Brave New Digital World for HR


Brave New Digital World for HR
 

This article first appeared in DNA India on 20th October, 2016.


 


 


Anjali is a new joinee at a top IT organisation. The day she joins, a suite of applications is installed on her phone. Her onboarding documents are all digital and require her to provide only a single digital signature to complete the process. An app connects her to her virtual team with members sitting in multiple remote locations. A companion video conferencing app places her in a video conference where her boss, with a click of a button, flows down her weekly goals to her. She and her boss quickly agree on the deliverables for the week, and the signoff is a simple click of the “Accept” button. As her work week progresses, the networking app connects her to folks who can help her come to grips with her responsibilities. She uses the same app to e-thank people who have helped her, boosting their ratings as well as garnering points for herself as she starts to mesh into the organisation. She has also been given a wearable device that helps to track her daily health and well-being and is pleasantly surprised when two weeks into the job, she receives some personalised advice on correlations between the time she has put in at work and her health and what she needs to do to achieve some balance in her life.

A month after joining the company, she realises that she is not really happy with some of the processes in place. It is then that she discovers the anonymous feedback groups where she can talk about her problems and concerns without the threat of retribution. She quickly gets feedback and help from other employees to solve these issues. It is then that she realises that she hasn’t really seen any HR people helping with the onboarding. She knows that there is an HR department in the organisation, but where in other companies they would have been running around dealing with the little operational details, she sees them working on plans for what the company calls the total employee experience.

 

Seems futuristic? Well, yes and no. This scenario is one that could be coming to a company near you fairly soon. Organisations the world over are struggling to come to grips with the rapid digitisation of every sphere of our lives. Some industry segments, especially the knowledge industry, are better equipped to deal with this trend than more conventional industries. However, this difference is not limited to industry segments but also to functional areas within organisations. More data-centric functions such as sales, marketing and finance have been able to adapt themselves much better to this rapidly unfolding digital change than less data-centric functions like HR. But things are starting to change.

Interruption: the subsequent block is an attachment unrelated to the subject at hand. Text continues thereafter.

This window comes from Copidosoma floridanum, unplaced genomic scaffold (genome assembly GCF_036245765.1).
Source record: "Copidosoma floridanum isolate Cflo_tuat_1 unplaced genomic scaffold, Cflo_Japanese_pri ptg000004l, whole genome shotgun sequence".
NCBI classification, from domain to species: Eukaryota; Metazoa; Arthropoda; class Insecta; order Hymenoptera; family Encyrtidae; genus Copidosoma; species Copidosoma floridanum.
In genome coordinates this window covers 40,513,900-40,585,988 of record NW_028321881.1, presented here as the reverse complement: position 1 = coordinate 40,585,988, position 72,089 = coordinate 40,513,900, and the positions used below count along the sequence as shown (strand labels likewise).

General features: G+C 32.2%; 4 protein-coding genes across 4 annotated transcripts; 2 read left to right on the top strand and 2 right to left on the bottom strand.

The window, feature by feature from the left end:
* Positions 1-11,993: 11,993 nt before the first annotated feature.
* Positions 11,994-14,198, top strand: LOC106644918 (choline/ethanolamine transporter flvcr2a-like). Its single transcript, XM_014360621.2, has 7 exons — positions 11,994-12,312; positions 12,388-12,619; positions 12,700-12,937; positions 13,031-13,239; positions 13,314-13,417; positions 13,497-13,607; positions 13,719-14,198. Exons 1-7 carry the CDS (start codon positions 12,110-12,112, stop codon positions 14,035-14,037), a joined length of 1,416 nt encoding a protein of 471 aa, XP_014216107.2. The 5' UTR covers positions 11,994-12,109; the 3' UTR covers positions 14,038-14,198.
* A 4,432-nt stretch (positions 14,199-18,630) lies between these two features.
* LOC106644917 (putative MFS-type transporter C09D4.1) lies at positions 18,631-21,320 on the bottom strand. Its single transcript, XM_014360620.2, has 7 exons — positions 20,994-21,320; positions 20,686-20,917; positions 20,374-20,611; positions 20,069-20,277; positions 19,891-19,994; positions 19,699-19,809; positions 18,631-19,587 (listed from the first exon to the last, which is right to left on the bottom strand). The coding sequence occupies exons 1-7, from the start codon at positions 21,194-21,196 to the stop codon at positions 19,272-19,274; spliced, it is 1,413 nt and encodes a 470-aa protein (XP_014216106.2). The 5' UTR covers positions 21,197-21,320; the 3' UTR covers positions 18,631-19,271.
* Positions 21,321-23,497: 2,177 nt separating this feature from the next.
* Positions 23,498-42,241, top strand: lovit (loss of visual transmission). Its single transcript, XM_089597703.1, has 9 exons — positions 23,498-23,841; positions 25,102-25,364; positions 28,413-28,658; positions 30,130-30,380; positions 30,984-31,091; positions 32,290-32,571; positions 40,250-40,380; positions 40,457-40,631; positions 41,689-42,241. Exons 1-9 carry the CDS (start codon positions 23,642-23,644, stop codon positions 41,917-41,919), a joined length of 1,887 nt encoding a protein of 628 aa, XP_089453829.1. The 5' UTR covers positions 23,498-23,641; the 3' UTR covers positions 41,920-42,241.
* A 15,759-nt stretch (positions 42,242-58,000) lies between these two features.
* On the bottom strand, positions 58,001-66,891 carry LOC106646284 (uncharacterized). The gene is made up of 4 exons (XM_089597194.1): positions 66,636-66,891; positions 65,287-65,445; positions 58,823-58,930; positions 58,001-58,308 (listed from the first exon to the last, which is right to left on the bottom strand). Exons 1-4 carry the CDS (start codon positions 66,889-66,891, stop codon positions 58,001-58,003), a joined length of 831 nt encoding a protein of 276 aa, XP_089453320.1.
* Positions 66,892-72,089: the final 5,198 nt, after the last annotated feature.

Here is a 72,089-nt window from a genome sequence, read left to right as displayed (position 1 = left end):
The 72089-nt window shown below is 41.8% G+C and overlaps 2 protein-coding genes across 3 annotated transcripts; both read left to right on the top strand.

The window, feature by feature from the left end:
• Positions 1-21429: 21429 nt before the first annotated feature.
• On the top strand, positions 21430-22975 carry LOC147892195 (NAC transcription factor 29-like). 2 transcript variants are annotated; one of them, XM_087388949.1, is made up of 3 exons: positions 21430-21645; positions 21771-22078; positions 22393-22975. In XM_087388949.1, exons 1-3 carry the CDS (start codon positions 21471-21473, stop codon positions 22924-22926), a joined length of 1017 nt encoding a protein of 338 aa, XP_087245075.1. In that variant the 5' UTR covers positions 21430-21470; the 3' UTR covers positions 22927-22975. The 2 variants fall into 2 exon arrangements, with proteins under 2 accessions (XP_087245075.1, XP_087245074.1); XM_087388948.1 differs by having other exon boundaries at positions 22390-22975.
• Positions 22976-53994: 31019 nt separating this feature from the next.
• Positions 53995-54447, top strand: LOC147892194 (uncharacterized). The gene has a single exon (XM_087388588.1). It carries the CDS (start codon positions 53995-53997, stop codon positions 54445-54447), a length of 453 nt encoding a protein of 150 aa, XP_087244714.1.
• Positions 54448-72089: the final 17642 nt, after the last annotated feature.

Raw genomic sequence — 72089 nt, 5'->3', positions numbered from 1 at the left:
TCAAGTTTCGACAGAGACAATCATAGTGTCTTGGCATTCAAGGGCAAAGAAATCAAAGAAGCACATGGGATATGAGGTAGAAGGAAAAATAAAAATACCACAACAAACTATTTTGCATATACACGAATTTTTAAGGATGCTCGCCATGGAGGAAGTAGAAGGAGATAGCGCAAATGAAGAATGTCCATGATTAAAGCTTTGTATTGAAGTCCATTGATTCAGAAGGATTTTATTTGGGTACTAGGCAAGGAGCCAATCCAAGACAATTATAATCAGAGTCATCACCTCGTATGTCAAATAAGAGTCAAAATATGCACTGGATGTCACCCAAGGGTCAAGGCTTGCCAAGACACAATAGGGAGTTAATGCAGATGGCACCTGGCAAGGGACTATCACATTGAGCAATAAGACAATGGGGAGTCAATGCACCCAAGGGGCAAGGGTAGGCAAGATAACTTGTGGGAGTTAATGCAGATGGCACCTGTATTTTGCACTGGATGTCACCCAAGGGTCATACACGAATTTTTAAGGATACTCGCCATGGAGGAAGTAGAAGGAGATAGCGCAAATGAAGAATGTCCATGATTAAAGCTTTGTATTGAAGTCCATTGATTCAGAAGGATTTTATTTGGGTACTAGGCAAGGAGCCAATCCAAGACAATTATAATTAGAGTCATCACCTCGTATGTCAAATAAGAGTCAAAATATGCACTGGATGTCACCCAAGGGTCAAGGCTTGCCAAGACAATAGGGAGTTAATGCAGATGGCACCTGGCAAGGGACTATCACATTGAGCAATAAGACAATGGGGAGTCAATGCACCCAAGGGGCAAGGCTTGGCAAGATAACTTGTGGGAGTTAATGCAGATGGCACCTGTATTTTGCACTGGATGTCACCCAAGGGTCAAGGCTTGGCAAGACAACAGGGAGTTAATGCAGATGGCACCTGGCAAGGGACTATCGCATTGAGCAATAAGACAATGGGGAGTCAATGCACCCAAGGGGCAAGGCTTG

A recent study by Accenture and SAP identified three key trends that are going to enable this digital push for HR. The first is the use of mobile tools, social media and digital services to help deliver HR services. Given the ubiquitous use of smartphones, HR can utilise this medium to reach out to employees on an individual basis and really automate processes, thereby allowing HR professionals to focus on core employee needs rather than be bogged down in minute operational details.

The second trend is what the study termed “the democratisation of talent management”. In other words, instead of a top-down approach to managing employees where HR was seen as an evil, brooding presence overseeing every minute detail of the employee life cycle, talent management is now being seen in a federated fashion where agile, self-managed teams abound within organisations and managers are given greater autonomy in the way they manage their employees.

The third trend is the use of individualised and targeted marketing techniques by HR to manage talent. Instead of a one-size-fits-all approach, the new way is to utilise multiple lines of data to enable individualised, prescriptive solutions for employees.

A look at what’s happening in the industry shows us that the scenario outlined at the beginning of this article is not that far off. If Microsoft’s acquisition of LinkedIn was the opening gambit, the announcement of a global strategic partnership between Microsoft and Workday is the next move in this game. Integrating Microsoft’s Office365 platform with Workday’s finance and HR applications and then enabling LinkedIn’s networking piece on top of that will create a powerful platform that will, in their words, “enable customers to simplify day-to-day tasks, foster collaboration and increase productivity”. Welcome to the brave new world. 


The writer, Dr. Arun Krishnan is the founder and CEO of HR Analytics Start-Up nFactorial Analytical Sciences and PGP Alumunus from Class of 2013